Next, modify your application’s script to point to this local static. Find the equivalent of the following line:


Modify it to the following and then run the startup script as normal. The first page may take a few minutes to appear.


Using a local components gem

If you want to test changes in govuk_publishing_components against a frontend app, you need to edit your frontend app Gemfile first:

gem 'govuk_publishing_components', path: '../govuk_publishing_components'

To make this change take effect when using govuk-docker, do the following.

cd [directory where application is]
govuk-docker-run bundle install
govuk-docker-up app-live
# You can now view the app on

To make this change take effect when using startup scripts, do the following.

cd [directory where application is]
bundle update govuk_publishing_components

Some components, such as the cookie banner, are pulled in by Static. To test changes to this component locally, we need to run a frontend app against both local static and local govuk_publishing_components. Remember to update the Gemfile in both Static and the application.


JavaScript changes not appearing/JavaScript not working properly

Sometimes the main JavaScript files cannot be served properly when running locally. This happens when Rails automatically inserts fingerprinting into the script URLs when it is not needed e.g. application-834y2r2hr292y9r.js is being requested, but only application.js exists.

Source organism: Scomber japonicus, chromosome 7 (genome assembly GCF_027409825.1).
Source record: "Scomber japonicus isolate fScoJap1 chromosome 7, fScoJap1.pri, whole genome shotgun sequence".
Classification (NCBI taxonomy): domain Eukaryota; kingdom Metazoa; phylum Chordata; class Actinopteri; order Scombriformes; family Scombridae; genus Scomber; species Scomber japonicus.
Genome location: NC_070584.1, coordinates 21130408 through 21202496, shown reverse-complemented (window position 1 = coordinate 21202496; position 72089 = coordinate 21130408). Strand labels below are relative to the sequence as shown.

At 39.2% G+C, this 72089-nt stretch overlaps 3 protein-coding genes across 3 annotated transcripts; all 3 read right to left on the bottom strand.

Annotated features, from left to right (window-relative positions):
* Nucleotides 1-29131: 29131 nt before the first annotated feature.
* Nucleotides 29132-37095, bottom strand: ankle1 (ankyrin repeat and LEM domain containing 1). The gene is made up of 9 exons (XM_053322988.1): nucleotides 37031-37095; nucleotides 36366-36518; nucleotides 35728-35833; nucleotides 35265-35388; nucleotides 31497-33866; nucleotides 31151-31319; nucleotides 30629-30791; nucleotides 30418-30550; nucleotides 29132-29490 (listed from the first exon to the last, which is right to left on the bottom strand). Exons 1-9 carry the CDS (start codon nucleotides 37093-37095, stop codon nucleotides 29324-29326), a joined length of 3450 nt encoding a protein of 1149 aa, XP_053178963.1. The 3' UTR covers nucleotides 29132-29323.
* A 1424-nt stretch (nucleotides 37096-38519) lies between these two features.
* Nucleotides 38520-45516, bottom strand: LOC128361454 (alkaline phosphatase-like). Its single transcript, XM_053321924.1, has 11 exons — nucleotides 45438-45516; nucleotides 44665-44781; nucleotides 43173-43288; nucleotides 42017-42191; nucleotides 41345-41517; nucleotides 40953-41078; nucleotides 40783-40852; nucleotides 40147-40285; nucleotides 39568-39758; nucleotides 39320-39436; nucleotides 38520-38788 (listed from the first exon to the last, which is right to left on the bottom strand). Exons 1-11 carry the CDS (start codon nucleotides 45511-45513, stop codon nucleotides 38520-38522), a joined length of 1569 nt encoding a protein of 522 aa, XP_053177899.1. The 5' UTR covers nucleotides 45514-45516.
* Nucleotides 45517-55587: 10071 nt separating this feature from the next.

A workaround is to modify _layout_for_public.html.erb in your local govuk_publishing_components to hardcode the URLs to the broken JavaScript files (application.js, load-analytics and any others you need). For example, change:

<%= javascript_include_tag "govuk_publishing_components/load-analytics" %>


<script src="/assets/static/govuk_publishing_components/load-analytics.js"></script>

504 Timeout Errors

Assets can load slowly, which means we get frequent timeouts when running apps locally. Some developers find that the following workaround can help:

  1. Set config.assets.debug to false in the development.rb file in your frontend app
  2. Run bundle exec rake assets:precompile manually
  3. Start your app as normal

Port already in use

You might sometimes find that you have something running on a port still, which stops you from starting up an app. To kill a process running on a port:

# replace [port number]
sudo fuser -k [port number]/tcp

Changes in assets don’t appear

Occasionally when using govuk-docker you might find that changes made to JavaScript or Sass files aren’t reflected in the browser, particularly when running a local Static and making changes to govuk_publishing_components. If this happens try the following.

  • Check that all of your locally running applications are pointing at your local govuk_publishing_components.
  • Check the static/public/assets directory. If it contains any pre-compiled assets try deleting them and restarting.
  • Try restarting your locally running docker applications.
  • If none of that works, you may have to recreate your local govuk-docker applications. Try removing all volumes, containers and images, and re-making all of your applications.